Benefits of mammography screening outweigh adverse effects

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Mammography screening. OPS-OMS/Sebastián Oliel

A new study shows that the benefits of mammography screening outweigh adverse effects for women aged 50 to 69 years old.

A group of 29 independent international experts recently assessed both the cancer-preventive and adverse effects of various methods of screening for breast cancer.

The study was convened by the International Agency for Research on Cancer (IARC), which is part of the World Health Organization (WHO).

Stephanie Coutrix reports.

A summary of the results was published on Wednesday in the New England Journal of Medicine.

Breast cancer is the most common cause of death from cancer in women worldwide.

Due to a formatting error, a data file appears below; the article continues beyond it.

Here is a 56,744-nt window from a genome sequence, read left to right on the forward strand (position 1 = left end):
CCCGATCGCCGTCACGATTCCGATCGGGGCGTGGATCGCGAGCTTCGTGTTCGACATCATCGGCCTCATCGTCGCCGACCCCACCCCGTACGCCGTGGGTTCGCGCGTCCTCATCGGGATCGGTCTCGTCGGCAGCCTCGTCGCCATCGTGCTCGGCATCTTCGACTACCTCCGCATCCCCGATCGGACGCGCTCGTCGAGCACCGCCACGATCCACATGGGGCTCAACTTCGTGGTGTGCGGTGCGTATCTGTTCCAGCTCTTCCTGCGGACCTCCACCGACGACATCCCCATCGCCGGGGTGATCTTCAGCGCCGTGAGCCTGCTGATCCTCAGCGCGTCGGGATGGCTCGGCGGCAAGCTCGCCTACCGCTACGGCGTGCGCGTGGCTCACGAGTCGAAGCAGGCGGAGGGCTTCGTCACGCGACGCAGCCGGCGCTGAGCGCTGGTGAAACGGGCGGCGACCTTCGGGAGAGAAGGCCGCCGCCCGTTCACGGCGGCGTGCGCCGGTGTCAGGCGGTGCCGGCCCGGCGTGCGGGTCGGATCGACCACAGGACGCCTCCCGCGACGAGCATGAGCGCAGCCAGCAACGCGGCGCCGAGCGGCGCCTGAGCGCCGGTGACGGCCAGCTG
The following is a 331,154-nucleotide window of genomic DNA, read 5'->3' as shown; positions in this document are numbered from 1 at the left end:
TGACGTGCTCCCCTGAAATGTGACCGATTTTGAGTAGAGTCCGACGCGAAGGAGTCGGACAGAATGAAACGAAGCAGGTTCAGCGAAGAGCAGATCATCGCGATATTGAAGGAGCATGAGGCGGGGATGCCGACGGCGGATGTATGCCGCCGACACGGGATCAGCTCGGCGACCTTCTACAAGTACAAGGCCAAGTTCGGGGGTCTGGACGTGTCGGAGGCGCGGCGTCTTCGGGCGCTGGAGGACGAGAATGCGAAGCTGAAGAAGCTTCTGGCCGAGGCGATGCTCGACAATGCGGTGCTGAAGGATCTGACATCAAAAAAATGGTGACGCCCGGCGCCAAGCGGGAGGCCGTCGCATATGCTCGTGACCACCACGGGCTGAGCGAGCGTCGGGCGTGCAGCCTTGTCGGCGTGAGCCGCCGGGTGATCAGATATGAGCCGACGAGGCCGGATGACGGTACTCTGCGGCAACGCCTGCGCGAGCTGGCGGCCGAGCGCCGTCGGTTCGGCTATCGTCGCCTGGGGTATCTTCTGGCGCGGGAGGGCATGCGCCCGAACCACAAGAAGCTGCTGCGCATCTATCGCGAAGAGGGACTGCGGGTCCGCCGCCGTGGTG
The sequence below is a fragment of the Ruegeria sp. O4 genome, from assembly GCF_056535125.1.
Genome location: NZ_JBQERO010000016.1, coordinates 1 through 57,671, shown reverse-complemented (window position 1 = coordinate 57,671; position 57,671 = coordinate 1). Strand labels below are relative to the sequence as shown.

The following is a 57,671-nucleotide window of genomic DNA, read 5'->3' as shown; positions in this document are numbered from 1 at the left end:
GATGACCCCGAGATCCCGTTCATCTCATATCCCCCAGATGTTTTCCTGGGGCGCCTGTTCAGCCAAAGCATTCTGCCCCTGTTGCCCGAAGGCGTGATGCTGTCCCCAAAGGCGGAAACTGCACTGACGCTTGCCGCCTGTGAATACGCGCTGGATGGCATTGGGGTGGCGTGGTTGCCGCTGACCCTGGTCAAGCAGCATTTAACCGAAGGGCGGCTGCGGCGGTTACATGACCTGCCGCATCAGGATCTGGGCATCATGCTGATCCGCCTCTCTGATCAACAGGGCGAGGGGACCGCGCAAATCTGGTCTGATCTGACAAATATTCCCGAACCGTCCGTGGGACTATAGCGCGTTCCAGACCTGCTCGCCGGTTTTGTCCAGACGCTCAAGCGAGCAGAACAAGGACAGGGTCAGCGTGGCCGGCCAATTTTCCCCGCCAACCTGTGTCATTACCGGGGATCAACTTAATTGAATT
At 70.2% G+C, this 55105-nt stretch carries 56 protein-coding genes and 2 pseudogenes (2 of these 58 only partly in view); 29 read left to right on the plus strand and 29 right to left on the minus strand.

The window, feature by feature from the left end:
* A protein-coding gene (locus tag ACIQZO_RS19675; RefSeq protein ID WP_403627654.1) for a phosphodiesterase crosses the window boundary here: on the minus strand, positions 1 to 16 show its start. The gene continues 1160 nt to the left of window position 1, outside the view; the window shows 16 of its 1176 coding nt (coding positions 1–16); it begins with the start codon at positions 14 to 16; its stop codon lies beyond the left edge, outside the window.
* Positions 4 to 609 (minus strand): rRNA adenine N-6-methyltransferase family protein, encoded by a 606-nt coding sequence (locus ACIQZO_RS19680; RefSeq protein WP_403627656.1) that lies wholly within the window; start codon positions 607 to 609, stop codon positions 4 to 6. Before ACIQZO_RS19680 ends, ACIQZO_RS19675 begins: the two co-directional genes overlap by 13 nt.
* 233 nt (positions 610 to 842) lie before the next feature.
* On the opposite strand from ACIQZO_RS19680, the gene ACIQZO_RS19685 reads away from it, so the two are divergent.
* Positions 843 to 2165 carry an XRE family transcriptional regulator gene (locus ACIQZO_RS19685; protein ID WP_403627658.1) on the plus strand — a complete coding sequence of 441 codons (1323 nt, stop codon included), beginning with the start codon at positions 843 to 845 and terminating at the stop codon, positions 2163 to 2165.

Here's Doctor Beatrice Lauby from the IARC.

There are a number of harms associated with breast cancer screening, and the working group considered and evaluated all the available studies. And after careful evaluation of the balance between the benefits and adverse effects of mammography screening, the working group concluded that there is a net benefit from inviting women aged 50 to 69 to receive screening.

Women of that age group who attended mammography screening had a reduction in breast cancer mortality of around 40 per cent.

The most important harms of early detection of breast cancer by mammography screening are false-positive results, over-diagnosis, and radiation-induced breast cancer. 

Stephanie Coutrix, United Nations.

Duration: 58"

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